Linux is ready, really ready, for the average user who wants to spend hard earned money on food or heat or even handbags, instead of on software. There's a little bit of adjustment. But since you're going to have to deal with relearning when you get Vista, why not have Linux instead? You can do just about anything with it, more securely and just as professionally, and you can have the most up-to-date, bleeding edge versions installed at any time.

Having a Dell preinstalled or precertified would be awesome, as the biggest hassle is the inevitable tweaks and quirks I have to deal with at upgrade time -- which Dell is surely in a better position to address, since Dell knows the quirks of the individual systems' hardware.

And you don't have to be a brain to use Linux either -- it's just as intuitive, if not more so, as Windows, as evidenced by my loaning a Linux system to an utter computer-o-phobe friend of mine for a year and a half. I gave her 3 buttons: one for email, one for the web, and one for Skype, told her not to turn the computer off, and she ran it for a year and a half doing everything she always did on Windows. She did not need to reboot it even once. Not one virus, not one problem, not one time did I have to go over and fix her computer for her. My parents' computer, a year old Dell with essentially the same things installed, has problems almost monthly.

The fact of the matter is that I know a lot of people who DON'T use Linux who complain about it, but I know very few people who DO use Linux who complain.
Whereas I know that LOTS of people who regularly use Windows complain about it.

So if Dell can step up to the plate, and offer a lower-cost computer with Linux and the programs mentioned above (or even just certify that yes, this system will not have any issues with hardware!) it would be a fantastic help to the community.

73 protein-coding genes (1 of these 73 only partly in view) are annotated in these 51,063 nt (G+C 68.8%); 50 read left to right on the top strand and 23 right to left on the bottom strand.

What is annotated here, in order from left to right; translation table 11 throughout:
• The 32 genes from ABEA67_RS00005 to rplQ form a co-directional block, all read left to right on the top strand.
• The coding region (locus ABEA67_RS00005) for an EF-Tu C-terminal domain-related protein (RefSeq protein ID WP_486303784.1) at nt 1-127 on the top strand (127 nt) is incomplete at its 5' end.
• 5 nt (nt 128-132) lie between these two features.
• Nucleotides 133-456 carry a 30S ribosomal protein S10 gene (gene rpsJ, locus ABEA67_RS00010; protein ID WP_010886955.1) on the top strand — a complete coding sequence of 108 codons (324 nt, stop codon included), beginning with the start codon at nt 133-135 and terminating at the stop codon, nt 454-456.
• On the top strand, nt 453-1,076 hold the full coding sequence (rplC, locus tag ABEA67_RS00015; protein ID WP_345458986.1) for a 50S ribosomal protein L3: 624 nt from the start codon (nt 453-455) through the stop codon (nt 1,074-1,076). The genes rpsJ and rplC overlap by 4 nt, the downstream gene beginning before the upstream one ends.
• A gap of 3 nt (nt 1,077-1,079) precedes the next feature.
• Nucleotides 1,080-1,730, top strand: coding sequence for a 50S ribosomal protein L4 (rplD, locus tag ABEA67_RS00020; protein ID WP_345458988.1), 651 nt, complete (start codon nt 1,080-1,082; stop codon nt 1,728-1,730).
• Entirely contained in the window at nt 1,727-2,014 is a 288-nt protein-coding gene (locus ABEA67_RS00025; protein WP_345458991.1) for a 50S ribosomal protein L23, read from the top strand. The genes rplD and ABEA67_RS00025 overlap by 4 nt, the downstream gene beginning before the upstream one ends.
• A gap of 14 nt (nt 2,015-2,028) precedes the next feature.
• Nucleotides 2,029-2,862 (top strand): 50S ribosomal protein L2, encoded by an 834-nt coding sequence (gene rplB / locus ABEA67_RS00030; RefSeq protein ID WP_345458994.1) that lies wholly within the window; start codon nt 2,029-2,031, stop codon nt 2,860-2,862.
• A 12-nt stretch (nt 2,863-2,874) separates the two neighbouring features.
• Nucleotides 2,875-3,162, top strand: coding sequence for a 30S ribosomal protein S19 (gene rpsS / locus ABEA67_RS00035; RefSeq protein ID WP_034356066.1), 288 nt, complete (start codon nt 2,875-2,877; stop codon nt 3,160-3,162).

If you still want to use Windows, nobody's stopping you. But for those of us who've realized there is an easy-to-use, user-friendly, safe, secure, and robust alternative that will drop the cost of a new computer a few Benjamins, a Dell with Linux would be a very popular product.

The biggest reason why I've stuck with Dell for my past few computer purchases has been that the Linux community has a good amount of support for it. And you know what? Windows, for some reason I haven't a clue about, stopped recognizing my ethernet card -- the same one that's been there since I got the computer -- and I like it better that way:

I use Linux for all my internet surfing (and don't have to worry about viruses) and if I need Windows for some particular thing, I don't have to worry about it phoning home. In case I sound like a rabid Linux groupie, I'm not.
If Windows can offer me the security, the freedom from data loss, the reliability, and be reasonably priced, I'll happily boot back. No, I take that back. I already have all those features...for Windows would have to really offer something on top of that. If Word allowed me to save the same file in three places -- hard disk, flash drive, and off-site server -- all with one simple click, or even better, automatically at timed intervals...that might get me back. But my guess is Open Office will beat them to that finish line as well."